A broad range of salicylic acid esters are used to flavour foods such as cake mixes, puddings, ice cream, chewing gum, and soft drinks. The mechanism of action of these agents is thought to be similar to that of aspirin.
Salicylates are also found naturally in many foods. Daily salicylate intake from foods is estimated to be in the range of 10 to 200 mg/day. Because this is very close to the level of salicylates used in clinical testing (usually 300 mg), dietary salicylate may be a significant factor in aspirin-sensitive individuals. Most fruits, especially berries and dried fruits, contain salicylates. Raisins and prunes have the highest amounts.
Salicylates can be found in appreciable amounts in candies made of liquorice and peppermint. Moderate levels of salicylates are found in nuts and seeds as well. Vegetables, legumes, grains, meat, poultry, fish, eggs, and dairy products typically contain insignificant levels of salicylates. Salicylate levels are especially high in some herbs and condiments, including curry powder (turmeric), paprika, thyme, dill, and oregano. Although the intake of these herbs and spices is relatively small, they can make a contribution to the total dietary salicylate consumption.
Allergic contact dermatitis from Salicylates:
Most publications about allergic contact dermatitis (ACD) from salicylates are case reports describing only a few patients. However, patch-test studies document its occurrence as well. Various salicylates have different functions and can be listed on products as a perfume, ultraviolet (UV) absorber, UV filter, skin conditioner, denaturant, preservative, soother, keratolytic, antioxidant, anti-inflammatory, and analgesic.
Salicylates are frequently used in topical products and drugs. Allergic contact dermatitis from salicylates in topical products is uncommon, and the degree of cross-reactivity among salicylates is unknown. In the case of allergens as rare as salicylates, it is recommended to test with the individual salicylates shown on the list of any product's ingredients.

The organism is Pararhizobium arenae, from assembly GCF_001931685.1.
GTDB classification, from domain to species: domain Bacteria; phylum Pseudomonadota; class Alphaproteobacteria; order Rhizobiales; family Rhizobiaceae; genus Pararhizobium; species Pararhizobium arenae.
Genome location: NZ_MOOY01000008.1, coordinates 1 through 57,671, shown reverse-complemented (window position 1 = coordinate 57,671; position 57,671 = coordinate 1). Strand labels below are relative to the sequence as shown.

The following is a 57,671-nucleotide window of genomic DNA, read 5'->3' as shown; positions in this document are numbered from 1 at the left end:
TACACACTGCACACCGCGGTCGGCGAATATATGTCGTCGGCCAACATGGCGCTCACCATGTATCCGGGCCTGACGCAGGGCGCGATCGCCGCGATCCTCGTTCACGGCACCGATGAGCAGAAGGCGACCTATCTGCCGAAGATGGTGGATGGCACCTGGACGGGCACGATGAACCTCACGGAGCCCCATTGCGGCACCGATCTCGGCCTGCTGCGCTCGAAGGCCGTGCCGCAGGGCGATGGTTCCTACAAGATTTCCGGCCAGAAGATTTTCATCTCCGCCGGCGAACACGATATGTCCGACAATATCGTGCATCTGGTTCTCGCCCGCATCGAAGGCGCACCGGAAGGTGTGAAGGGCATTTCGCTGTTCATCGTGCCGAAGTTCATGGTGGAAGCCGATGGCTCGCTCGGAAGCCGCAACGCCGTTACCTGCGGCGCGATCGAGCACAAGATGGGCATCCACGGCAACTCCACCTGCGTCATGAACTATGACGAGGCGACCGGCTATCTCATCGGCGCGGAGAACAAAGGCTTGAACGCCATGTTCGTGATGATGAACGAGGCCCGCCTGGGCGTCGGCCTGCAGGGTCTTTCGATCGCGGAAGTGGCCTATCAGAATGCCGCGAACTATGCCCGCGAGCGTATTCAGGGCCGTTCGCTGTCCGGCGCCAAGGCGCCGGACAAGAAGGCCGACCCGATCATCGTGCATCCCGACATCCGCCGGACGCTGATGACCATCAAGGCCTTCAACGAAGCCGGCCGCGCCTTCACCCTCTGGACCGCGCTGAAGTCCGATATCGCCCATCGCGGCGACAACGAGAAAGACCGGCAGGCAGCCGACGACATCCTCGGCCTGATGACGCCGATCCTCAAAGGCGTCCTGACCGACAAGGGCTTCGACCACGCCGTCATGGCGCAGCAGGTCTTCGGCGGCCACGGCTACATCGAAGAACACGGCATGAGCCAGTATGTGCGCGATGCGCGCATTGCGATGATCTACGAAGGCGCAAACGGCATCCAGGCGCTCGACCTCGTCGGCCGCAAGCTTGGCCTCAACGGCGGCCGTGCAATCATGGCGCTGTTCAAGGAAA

Salicylates from various sources can contribute to urticaria. However, it is important to note that flavouring agents such as cinnamon, vanilla, menthol, and other volatile compounds, may produce urticaria in some individuals, along with food preservatives such as benzoates and sulphites. Emulsifiers and stabilisers such as polysorbate in ice cream and vegetable gums such as acacia, gum arabic, tragacanth, quince, and carrageenan can also be linked to urticaria.
If you suspect a Salicylate allergy:
A strict dietary analysis and a thorough evaluation of potential environmental sources of salicylates should be done to best avoid any possible allergic response. Testing individual products one at a time on the skin can be an effective way to determine if you are allergic to salicylates from your environment. Schedule an appointment with a health practitioner (e.g. Naturopath or Nutritionist) that treats immune disorders, food intolerances or allergies. You will then be put on an appropriate individualised diet and if needed be prescribed supplements and herbs to reduce the allergic response.
Mortz, C.G., Thormann, H., Goossens, A. & Andersen, K.E. (2010) Allergic contact dermatitis from ethylhexyl salicylate and other salicylates. Dermatitis, Vol. 21:2, E7-10. Available at: http://www.ncbi.nlm.nih.gov/pubmed/20233542.
Pizzorno, J. & Murray, M. (2013) Textbook of Natural Medicine. (4th ed.). Churchill Livingstone: Missouri.
Swain, A.R., Dutton, S.P. & Truswell, A.S. (1985) Salicylates in foods. J Am Diet Assoc, Vol. 85:8, 950-960. Available at: http://www.ncbi.nlm.nih.gov/pubmed/4019987.